>>>The highway to hell

The highway to hell

The Danakil depression, in the Horn of Africa, is one of the hottest places in the world. It has only 60,000 inhabitants, and even fewer who dare to visit it.
he thermometer shows 51ºC at four in the afternoon. The Danakil Desert is known as ‘Hell on Earth’. To cross would be follwing in the footsteps of Rimbaud, who tried his hand as an arms dealer in Africa when he tired of writing poetry. Under the burning sun, the temperatures reach 63ºC and in summer never fall below 40º. Its climate is a real test of stamina for any ‘faranji’, the name bestowed on foreigners by the locals. Dallol is the volcanic crater located in the Danakil depression and holds the record for the highest recorded annual temperature. Venturing into this inhospitable place requires vital safety precautions. “Getting stuck with no back-up vehicle, no means of satellite communication or not enough water could become life threatening”, warns one of the guides. Eight people need 500 litres of water. Exploring Danakil in a group is not suitable for everyone, but travelling alone is not even an option. To visit it, you must also be accompanied by a military escort made up of three soldiers, hired to avoid incidents with the local inhabitants along the way.
There is nowhere where you can buy food or drink for kilometres.

How to get to Danakil Desert

In order to visit this spectacular destination, you need a permit from the local authorities (which you can get once in the country) as well as hiring a small military escort (a minimum of two soldiers). It’s essential that you hire an all-terrain vehicle including the services of a driver or guide who knows the area well.

The Danakil Desert is located in the same depression. It occupies part of Ethiopia, Eritrea and Djibouti, in the Horn of Africa. The surreal nature of the landscape with its vivid colours and unbelievable contrours makes up for the harsh climate. The scenery changes drastically from the virgin white of its salt lakes to the colourful springs of Dallol, the volcanic area. Here, we are at the lowest point of Africa, at 125 metres below sea level. The lakes burn and are a mixture of bubbling oranges, greens, reds and yellows due to the high percentage of sulphide and sulphur, which ifills the air with an intense smell. The roars coming from inside the earth are the only noises that break the surrounding silence.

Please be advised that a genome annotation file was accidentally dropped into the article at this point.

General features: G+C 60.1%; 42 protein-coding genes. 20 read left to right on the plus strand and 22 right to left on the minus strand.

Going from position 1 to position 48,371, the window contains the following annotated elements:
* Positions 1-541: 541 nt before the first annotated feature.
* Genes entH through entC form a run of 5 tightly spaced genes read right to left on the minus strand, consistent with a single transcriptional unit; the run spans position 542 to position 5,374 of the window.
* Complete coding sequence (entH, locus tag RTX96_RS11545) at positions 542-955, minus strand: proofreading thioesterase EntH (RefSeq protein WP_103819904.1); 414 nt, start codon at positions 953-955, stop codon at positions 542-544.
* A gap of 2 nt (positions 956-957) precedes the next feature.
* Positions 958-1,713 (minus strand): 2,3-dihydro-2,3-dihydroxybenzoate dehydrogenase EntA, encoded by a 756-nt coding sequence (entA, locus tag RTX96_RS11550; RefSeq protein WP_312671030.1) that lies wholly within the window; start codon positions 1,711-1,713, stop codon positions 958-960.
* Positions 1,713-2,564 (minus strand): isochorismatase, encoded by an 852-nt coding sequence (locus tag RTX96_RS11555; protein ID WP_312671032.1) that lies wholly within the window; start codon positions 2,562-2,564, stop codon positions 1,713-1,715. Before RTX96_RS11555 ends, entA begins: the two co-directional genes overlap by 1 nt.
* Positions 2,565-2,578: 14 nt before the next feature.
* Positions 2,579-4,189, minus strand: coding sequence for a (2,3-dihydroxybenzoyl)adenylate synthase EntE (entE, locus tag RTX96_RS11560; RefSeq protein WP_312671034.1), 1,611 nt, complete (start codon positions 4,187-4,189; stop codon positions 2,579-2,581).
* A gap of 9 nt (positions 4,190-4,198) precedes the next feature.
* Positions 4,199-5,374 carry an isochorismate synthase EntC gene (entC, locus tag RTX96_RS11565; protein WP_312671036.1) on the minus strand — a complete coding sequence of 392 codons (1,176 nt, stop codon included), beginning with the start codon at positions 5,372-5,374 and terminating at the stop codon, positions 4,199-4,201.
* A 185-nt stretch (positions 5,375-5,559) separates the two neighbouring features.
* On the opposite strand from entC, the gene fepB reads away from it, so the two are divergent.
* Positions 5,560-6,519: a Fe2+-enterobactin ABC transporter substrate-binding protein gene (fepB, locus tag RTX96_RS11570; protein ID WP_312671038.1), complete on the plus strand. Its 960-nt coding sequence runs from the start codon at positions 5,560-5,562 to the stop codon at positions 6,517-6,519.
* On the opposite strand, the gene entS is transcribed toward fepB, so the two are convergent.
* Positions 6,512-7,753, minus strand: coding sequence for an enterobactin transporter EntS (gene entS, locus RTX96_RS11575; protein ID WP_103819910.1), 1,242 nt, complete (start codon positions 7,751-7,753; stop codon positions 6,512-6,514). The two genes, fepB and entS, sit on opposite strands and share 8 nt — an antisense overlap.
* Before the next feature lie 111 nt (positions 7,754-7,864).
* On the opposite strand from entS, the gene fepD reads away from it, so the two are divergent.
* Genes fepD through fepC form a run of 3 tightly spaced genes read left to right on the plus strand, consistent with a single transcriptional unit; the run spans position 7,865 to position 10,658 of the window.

There are over 30 active volcanoes in Danakil and Erta Ale is the most active volcano in Ethiopia. Its nickname, ‘the gateway to Hell’, is somewhat intimidating, despite being one of the lowest volcanoes in the world, at 613 metres. At sunset, you can climb up to its caldera and see up-close the lava that accumulates in its crater, thereby forming a lake. There are four volcanoes like this in the world and this is the oldest.
The average annual temperature in Danakil is 34ºC. It is classified as a ‘sensitive area’ by the Ethiopian government.

Sleeping under the stars

For experienced travellers and during the cooler months (November to February), there are tours that allow you to visit Erta Ale. You sleep in the open in a campsite at the entrance to the salt desert. You need to hire two vehicles: one as your form of transport and another for your support personnel and equipment.

Danakil is home to the Afar people, a semi-nomadic tribe of shepherds who live in this underworld. Ali Noor was 14 years old when he started to extract salt for a living. He does so with just a cane and a machete. “Sometimes you just forget the heat” he mutters, as he picks at the earth. When the water from the lakes evaporates, it forms a crust of salt, considered ‘white gold’. Workers cut it into blocks and load it onto camels which is followed by the journey to Berahile, where it is unloaded so that experts can convert the blocks into ingots. These are the salt caravans of the Danakil. The Afar live by repeating these patterns of the past, but it’s their only chance of a future.
The last eruption by the Erta Ale volcano was in 2009.

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